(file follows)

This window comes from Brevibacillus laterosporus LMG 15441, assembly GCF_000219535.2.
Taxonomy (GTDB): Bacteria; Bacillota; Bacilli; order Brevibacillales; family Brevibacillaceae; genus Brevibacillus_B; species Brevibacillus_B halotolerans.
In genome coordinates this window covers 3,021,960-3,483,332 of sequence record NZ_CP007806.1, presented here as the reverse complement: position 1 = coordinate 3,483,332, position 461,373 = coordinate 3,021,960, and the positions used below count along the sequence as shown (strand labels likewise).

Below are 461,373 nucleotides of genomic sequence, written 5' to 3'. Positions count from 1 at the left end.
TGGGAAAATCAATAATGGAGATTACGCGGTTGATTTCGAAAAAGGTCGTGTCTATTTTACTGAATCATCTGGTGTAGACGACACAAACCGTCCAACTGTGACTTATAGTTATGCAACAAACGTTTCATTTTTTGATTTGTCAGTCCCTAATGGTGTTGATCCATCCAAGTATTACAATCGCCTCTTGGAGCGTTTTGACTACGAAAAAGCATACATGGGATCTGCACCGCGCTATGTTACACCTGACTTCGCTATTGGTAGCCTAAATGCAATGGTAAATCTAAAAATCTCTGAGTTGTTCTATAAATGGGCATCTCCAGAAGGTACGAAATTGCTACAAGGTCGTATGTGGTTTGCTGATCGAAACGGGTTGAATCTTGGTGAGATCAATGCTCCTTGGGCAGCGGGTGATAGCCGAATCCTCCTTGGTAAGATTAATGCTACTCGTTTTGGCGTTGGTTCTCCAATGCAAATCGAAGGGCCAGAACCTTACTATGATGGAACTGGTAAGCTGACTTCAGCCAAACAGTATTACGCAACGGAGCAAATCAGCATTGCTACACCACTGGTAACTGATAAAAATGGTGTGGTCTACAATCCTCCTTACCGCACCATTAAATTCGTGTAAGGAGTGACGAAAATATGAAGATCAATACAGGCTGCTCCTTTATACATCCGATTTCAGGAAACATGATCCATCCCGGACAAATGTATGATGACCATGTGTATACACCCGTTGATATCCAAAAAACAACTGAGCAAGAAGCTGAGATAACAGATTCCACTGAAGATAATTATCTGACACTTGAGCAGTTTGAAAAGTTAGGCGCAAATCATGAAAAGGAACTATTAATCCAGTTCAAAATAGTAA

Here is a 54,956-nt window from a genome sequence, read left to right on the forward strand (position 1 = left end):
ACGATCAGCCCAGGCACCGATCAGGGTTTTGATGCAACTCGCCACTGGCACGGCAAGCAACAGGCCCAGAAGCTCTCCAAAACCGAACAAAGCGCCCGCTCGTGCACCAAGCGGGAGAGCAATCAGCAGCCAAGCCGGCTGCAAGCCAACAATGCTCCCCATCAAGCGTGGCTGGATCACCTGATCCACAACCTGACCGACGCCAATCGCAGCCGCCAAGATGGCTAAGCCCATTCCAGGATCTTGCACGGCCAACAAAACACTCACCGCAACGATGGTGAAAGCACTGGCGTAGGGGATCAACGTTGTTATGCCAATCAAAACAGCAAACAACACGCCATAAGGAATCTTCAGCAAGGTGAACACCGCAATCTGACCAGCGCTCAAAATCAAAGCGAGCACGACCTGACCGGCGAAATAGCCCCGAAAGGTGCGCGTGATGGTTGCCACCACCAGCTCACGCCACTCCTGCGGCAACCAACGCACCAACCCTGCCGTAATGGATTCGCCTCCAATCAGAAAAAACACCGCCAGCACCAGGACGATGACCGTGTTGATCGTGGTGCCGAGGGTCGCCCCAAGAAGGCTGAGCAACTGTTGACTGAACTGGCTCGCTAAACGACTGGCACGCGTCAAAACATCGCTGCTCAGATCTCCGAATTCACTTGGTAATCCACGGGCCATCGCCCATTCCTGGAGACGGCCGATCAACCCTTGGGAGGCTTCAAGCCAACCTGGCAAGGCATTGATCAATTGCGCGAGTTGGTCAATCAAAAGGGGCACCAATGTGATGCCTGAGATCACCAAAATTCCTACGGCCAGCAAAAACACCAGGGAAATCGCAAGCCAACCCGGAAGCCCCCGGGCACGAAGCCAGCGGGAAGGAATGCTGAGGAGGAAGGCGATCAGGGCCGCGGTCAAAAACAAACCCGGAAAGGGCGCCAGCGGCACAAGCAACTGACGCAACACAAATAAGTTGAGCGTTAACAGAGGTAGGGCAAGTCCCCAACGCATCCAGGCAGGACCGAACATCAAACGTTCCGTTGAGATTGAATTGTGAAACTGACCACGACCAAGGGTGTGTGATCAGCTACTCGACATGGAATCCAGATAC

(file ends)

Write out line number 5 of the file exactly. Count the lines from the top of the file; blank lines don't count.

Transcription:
TGGGAAAATCAATAATGGAGATTACGCGGTTGATTTCGAAAAAGGTCGTGTCTATTTTACTGAATCATCTGGTGTAGACGACACAAACCGTCCAACTGTGACTTATAGTTATGCAACAAACGTTTCATTTTTTGATTTGTCAGTCCCTAATGGTGTTGATCCATCCAAGTATTACAATCGCCTCTTGGAGCGTTTTGACTACGAAAAAGCATACATGGGATCTGCACCGCGCTATGTTACACCTGACTTCGCTATTGGTAGCCTAAATGCAATGGTAAATCTAAAAATCTCTGAGTTGTTCTATAAATGGGCATCTCCAGAAGGTACGAAATTGCTACAAGGTCGTATGTGGTTTGCTGATCGAAACGGGTTGAATCTTGGTGAGATCAATGCTCCTTGGGCAGCGGGTGATAGCCGAATCCTCCTTGGTAAGATTAATGCTACTCGTTTTGGCGTTGGTTCTCCAATGCAAATCGAAGGGCCAGAACCTTACTATGATGGAACTGGTAAGCTGACTTCAGCCAAACAGTATTACGCAACGGAGCAAATCAGCATTGCTACACCACTGGTAACTGATAAAAATGGTGTGGTCTACAATCCTCCTTACCGCACCATTAAATTCGTGTAAGGAGTGACGAAAATATGAAGATCAATACAGGCTGCTCCTTTATACATCCGATTTCAGGAAACATGATCCATCCCGGACAAATGTATGATGACCATGTGTATACACCCGTTGATATCCAAAAAACAACTGAGCAAGAAGCTGAGATAACAGATTCCACTGAAGATAATTATCTGACACTTGAGCAGTTTGAAAAGTTAGGCGCAAATCATGAAAAGGAACTATTAATCCAGTTCAAAATAGTAA